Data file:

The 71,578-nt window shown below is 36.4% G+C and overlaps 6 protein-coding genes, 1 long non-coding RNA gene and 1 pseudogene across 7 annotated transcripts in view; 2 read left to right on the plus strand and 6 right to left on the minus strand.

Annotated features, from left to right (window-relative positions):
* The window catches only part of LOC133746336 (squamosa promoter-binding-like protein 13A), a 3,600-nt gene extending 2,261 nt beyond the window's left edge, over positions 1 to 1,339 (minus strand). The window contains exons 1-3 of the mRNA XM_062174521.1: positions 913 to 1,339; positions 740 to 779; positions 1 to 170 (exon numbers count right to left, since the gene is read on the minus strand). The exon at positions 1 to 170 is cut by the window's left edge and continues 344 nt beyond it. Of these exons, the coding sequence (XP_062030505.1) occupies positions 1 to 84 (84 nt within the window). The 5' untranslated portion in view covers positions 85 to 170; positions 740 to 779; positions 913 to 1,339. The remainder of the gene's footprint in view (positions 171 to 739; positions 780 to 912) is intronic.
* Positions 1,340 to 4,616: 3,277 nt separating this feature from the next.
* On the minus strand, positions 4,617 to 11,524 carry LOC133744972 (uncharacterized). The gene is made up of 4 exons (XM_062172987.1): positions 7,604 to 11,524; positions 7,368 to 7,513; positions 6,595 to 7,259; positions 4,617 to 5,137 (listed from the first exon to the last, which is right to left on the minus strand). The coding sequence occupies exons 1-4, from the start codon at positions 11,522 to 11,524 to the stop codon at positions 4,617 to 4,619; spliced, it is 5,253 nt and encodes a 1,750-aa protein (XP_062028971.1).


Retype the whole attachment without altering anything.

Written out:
The 71,578-nt window shown below is 36.4% G+C and overlaps 6 protein-coding genes, 1 long non-coding RNA gene and 1 pseudogene across 7 annotated transcripts in view; 2 read left to right on the plus strand and 6 right to left on the minus strand.

Annotated features, from left to right (window-relative positions):
* The window catches only part of LOC133746336 (squamosa promoter-binding-like protein 13A), a 3,600-nt gene extending 2,261 nt beyond the window's left edge, over positions 1 to 1,339 (minus strand). The window contains exons 1-3 of the mRNA XM_062174521.1: positions 913 to 1,339; positions 740 to 779; positions 1 to 170 (exon numbers count right to left, since the gene is read on the minus strand). The exon at positions 1 to 170 is cut by the window's left edge and continues 344 nt beyond it. Of these exons, the coding sequence (XP_062030505.1) occupies positions 1 to 84 (84 nt within the window). The 5' untranslated portion in view covers positions 85 to 170; positions 740 to 779; positions 913 to 1,339. The remainder of the gene's footprint in view (positions 171 to 739; positions 780 to 912) is intronic.
* Positions 1,340 to 4,616: 3,277 nt separating this feature from the next.
* On the minus strand, positions 4,617 to 11,524 carry LOC133744972 (uncharacterized). The gene is made up of 4 exons (XM_062172987.1): positions 7,604 to 11,524; positions 7,368 to 7,513; positions 6,595 to 7,259; positions 4,617 to 5,137 (listed from the first exon to the last, which is right to left on the minus strand). The coding sequence occupies exons 1-4, from the start codon at positions 11,522 to 11,524 to the stop codon at positions 4,617 to 4,619; spliced, it is 5,253 nt and encodes a 1,750-aa protein (XP_062028971.1).